Listen: Feng Shui Considerations When Renovating a Kitchen

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From the leaky faucet upstairs, to an entire back yard overhaul, when it comes to projects around your home, the advice you need is heard weekly on Vancouver’s CKNW Home Discovery Show.

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Listen as we talk about Feng Shui considerations when renovating a kitchen.

Interview Transcript:

IP: Anjie Cho is a registered New York State architect and Feng Shui interior designer. For over 15 years, she’s been creating beautiful and nourishing environments throughout New York City, San Francisco, Los Angeles and beyond. A graduate in architecture from the College of Environmental Design at the University of California at Berkeley, Anjie is a sought after expert in the fields of Feng Shui and Green Design. Anjie is also the founder of the online blog, Holistic Spaces, Integrating Beauty, Spirituality and Green Design. She creates and enhances balance and harmony by designing spaces with an understanding of sustainability and informed by the ancient practice of Feng Shui. Her focus is to create a nurturing and supportive environment for each of her clients, at whatever level they feel comfortable. Anjie is currently the co-chapter manager of the New York City chapter of the International Feng Shui Guild. She is a Feng Shui and Green Interiors blog contributor to inhabitat.com, which is a great site, and streeteasy.com’s blog on your home. Anjie is a LEED accredited professional and certified Feng Shui consultant from the BTB Feng Shui Masters Training Program. She’s also working on her forthcoming book: 108 Ways to Create Holistic Spaces: Feng Shui and Green Design for Healing and Organic Homes. Good morning and welcome, thank you for joining us.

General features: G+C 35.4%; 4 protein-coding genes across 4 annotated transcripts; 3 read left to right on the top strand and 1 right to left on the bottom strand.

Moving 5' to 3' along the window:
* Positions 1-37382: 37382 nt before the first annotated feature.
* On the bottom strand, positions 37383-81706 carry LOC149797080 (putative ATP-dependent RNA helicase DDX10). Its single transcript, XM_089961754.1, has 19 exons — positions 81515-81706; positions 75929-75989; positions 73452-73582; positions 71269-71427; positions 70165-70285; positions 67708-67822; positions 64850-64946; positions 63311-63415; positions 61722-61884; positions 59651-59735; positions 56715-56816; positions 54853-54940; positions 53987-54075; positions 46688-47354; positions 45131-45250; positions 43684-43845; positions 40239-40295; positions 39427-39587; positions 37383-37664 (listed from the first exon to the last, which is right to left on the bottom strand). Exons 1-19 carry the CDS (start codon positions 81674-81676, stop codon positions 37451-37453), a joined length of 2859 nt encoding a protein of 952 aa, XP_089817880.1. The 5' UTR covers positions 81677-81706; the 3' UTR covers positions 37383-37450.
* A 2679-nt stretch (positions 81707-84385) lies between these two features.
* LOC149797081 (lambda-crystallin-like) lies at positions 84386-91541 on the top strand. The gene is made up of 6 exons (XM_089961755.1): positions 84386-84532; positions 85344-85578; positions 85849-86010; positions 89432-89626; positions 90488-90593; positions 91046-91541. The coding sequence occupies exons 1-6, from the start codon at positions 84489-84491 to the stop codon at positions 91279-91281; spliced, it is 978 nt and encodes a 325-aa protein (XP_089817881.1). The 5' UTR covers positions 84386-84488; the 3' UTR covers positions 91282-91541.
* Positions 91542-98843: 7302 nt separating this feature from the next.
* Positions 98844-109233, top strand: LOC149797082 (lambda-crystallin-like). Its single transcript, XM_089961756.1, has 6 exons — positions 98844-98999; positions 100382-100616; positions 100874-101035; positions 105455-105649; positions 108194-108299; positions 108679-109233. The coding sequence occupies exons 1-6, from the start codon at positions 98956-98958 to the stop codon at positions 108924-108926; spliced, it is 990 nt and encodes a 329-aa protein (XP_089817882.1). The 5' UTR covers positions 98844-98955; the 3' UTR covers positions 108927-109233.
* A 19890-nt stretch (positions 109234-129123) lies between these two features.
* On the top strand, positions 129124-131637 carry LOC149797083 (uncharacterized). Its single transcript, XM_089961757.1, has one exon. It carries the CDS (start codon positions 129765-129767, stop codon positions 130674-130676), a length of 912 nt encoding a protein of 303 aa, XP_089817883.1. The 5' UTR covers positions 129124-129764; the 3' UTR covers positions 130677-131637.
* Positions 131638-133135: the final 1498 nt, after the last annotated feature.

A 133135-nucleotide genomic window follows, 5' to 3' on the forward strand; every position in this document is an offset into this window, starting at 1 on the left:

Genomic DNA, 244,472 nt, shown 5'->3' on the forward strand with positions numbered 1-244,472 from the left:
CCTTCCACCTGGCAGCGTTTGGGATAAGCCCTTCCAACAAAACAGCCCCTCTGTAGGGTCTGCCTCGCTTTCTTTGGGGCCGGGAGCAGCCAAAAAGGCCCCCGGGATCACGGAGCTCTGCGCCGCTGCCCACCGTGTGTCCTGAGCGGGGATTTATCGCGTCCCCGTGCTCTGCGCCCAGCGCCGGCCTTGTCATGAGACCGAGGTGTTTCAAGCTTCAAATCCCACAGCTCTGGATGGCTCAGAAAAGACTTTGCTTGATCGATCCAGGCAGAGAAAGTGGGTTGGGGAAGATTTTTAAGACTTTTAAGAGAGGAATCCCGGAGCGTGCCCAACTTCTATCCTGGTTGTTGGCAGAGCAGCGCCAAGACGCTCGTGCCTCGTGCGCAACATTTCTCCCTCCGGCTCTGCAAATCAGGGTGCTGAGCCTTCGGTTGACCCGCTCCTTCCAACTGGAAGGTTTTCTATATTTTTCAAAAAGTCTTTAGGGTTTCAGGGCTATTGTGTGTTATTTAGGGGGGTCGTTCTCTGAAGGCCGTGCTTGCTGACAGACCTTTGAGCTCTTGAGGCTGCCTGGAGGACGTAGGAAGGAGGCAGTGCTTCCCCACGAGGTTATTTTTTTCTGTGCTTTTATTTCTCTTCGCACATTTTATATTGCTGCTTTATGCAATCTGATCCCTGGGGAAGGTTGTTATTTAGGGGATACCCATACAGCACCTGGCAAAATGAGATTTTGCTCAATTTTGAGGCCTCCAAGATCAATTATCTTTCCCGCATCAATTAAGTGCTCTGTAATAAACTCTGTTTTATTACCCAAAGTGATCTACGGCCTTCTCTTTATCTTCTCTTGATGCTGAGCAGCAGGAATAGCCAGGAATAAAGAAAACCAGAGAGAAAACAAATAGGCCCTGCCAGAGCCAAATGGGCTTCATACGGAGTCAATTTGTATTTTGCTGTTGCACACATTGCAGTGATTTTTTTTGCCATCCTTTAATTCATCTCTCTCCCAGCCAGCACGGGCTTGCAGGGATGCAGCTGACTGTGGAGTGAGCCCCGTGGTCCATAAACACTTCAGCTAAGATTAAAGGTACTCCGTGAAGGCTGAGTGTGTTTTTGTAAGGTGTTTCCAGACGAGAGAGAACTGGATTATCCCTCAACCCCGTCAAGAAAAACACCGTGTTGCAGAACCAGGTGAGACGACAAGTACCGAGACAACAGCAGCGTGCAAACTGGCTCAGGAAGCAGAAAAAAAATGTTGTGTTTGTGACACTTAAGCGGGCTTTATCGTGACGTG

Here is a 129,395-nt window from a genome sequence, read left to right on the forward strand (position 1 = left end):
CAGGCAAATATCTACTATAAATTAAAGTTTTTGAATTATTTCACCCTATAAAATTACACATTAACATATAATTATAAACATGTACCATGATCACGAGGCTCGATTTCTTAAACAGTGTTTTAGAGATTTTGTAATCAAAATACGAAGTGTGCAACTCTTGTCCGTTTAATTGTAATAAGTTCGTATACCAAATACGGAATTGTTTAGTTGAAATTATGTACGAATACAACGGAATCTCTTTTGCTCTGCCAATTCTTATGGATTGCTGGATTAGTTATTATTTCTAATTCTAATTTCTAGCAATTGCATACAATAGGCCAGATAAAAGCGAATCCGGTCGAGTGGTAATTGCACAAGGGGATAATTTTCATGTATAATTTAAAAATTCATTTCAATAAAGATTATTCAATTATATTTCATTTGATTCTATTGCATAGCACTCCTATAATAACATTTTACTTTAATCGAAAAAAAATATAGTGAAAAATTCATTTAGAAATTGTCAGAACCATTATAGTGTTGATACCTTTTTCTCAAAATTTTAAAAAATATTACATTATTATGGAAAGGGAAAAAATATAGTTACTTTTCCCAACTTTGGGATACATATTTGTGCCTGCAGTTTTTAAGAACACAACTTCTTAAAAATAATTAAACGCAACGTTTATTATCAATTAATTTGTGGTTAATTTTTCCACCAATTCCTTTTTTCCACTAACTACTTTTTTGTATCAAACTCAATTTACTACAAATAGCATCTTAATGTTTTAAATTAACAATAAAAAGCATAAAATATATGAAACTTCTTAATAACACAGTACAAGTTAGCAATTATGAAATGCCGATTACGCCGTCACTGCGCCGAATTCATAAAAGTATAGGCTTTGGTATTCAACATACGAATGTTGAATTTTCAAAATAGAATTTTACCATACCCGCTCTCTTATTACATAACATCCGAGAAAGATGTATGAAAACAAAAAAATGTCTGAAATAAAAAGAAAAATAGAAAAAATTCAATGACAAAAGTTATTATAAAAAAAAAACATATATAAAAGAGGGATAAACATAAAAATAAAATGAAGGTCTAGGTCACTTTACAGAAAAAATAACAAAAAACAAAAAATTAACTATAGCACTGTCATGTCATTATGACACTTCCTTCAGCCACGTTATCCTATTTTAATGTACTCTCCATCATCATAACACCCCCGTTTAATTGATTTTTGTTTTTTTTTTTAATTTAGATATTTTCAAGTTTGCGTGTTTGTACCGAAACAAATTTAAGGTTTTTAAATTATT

AC: Good morning, good morning.

Nice to have you with us in New York City. What’s going on there, rain? Sun? Snow?

It’s actually sunny, it’s nice out. It’s a little bit cool. I was just out. It was about 50 degrees, but it’s really nice. It’s really beautiful, the leaves are just kind of starting to change.

Beautiful. Let’s start at the beginning, that’s always a good place to start. What is Feng Shui?

Feng Shui is an ancient art of placement that was developed thousands of years ago, and it seeks to enhance and improve the flow of energy through your home or workplace, or your environment in general, to maximize the positive potential in your life.

Now could anybody practice Feng Shui or do you have to be a certain ethnicity or do you have to be of a certain mindset?

Well, that’s an interesting question, because I think Feng Shui is very intuitive, and a lot of it is common sense, but I think where we are now in society, a lot of us have lost touch with our connection to nature and to our intuition. So ideally, yes anyone of any ethnicity could practice Feng Shui, but I actually studied in a 3 year master certification program, and I think it’s safe to say you should get somebody to help you out with Feng Shui that studied for at least 3 years. But that said, someone can just come to it naturally if you’re really in touch with your environment.

And would this apply to anybody in their home or in their office? Could I just suddenly decide I want to practice Feng Shui in my home?

Sure, you could, you absolutely could. Are you interested in becoming a Feng Shui practitioner?

Well not so much a practitioner per se, but I’m looking to find my chi in my home.

Well, I think anyone can do it, because it’s there, the energy is there. It’s just about recognizing it and being able to see beyond the superficial and being able to make a connection with your environment. Your environment is really a metaphor for you. Your home mirrors your inner self.

So what you’re saying then perhaps, if I could put it this way, I could be in fact practicing Feng Shui and not even know it.

Absolutely.

Yeah. So in effect it’s, if you’re in tune with the environment that you’re in and you’ve got the correct flow of energy then you are probably practicing some form of Feng Shui.

Yes, absolutely. There’s definitely people that I meet, clients I get, and I’ll tell them about certain Feng Shui principles and they’ll say, "oh, I’ve already been doing that," which is really great, because then you’re really listening to your intuition and seeing your connection to your environment. Then there’s other things that are not so easy to come up with on your own but they are practices that have been developed over thousands of years that have been passed down from teachers to student, teachers to students. Those things are harder to come by. But I think the principles of Feng Shui are really common, and I think that you can relate it to any culture.